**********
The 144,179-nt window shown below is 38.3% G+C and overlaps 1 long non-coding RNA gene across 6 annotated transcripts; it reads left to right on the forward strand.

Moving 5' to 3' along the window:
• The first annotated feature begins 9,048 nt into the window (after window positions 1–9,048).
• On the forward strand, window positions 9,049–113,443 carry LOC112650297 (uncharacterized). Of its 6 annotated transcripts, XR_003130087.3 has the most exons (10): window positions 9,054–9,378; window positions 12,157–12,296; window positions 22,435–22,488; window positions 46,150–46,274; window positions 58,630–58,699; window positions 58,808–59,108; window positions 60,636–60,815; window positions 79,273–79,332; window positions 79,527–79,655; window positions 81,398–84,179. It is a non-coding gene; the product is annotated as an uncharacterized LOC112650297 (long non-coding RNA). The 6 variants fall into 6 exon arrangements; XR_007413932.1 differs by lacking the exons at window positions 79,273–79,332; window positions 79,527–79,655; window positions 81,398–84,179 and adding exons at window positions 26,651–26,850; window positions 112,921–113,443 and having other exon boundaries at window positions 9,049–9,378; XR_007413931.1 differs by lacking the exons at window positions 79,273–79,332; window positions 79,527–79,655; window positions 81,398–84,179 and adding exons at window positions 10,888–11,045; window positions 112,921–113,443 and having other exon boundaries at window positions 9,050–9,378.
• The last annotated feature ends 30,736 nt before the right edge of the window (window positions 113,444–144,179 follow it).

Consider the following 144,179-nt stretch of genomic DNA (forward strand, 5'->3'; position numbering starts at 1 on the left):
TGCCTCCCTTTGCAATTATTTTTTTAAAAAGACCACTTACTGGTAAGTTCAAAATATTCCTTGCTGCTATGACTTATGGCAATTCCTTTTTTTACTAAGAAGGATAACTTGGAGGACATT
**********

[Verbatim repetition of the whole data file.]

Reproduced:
The 144,179-nt window shown below is 38.3% G+C and overlaps 1 long non-coding RNA gene across 6 annotated transcripts; it reads left to right on the forward strand.

Moving 5' to 3' along the window:
• The first annotated feature begins 9,048 nt into the window (after window positions 1–9,048).
• On the forward strand, window positions 9,049–113,443 carry LOC112650297 (uncharacterized). Of its 6 annotated transcripts, XR_003130087.3 has the most exons (10): window positions 9,054–9,378; window positions 12,157–12,296; window positions 22,435–22,488; window positions 46,150–46,274; window positions 58,630–58,699; window positions 58,808–59,108; window positions 60,636–60,815; window positions 79,273–79,332; window positions 79,527–79,655; window positions 81,398–84,179. It is a non-coding gene; the product is annotated as an uncharacterized LOC112650297 (long non-coding RNA). The 6 variants fall into 6 exon arrangements; XR_007413932.1 differs by lacking the exons at window positions 79,273–79,332; window positions 79,527–79,655; window positions 81,398–84,179 and adding exons at window positions 26,651–26,850; window positions 112,921–113,443 and having other exon boundaries at window positions 9,049–9,378; XR_007413931.1 differs by lacking the exons at window positions 79,273–79,332; window positions 79,527–79,655; window positions 81,398–84,179 and adding exons at window positions 10,888–11,045; window positions 112,921–113,443 and having other exon boundaries at window positions 9,050–9,378.
• The last annotated feature ends 30,736 nt before the right edge of the window (window positions 113,444–144,179 follow it).

Consider the following 144,179-nt stretch of genomic DNA (forward strand, 5'->3'; position numbering starts at 1 on the left):
TGCCTCCCTTTGCAATTATTTTTTTAAAAAGACCACTTACTGGTAAGTTCAAAATATTCCTTGCTGCTATGACTTATGGCAATTCCTTTTTTTACTAAGAAGGATAACTTGGAGGACATT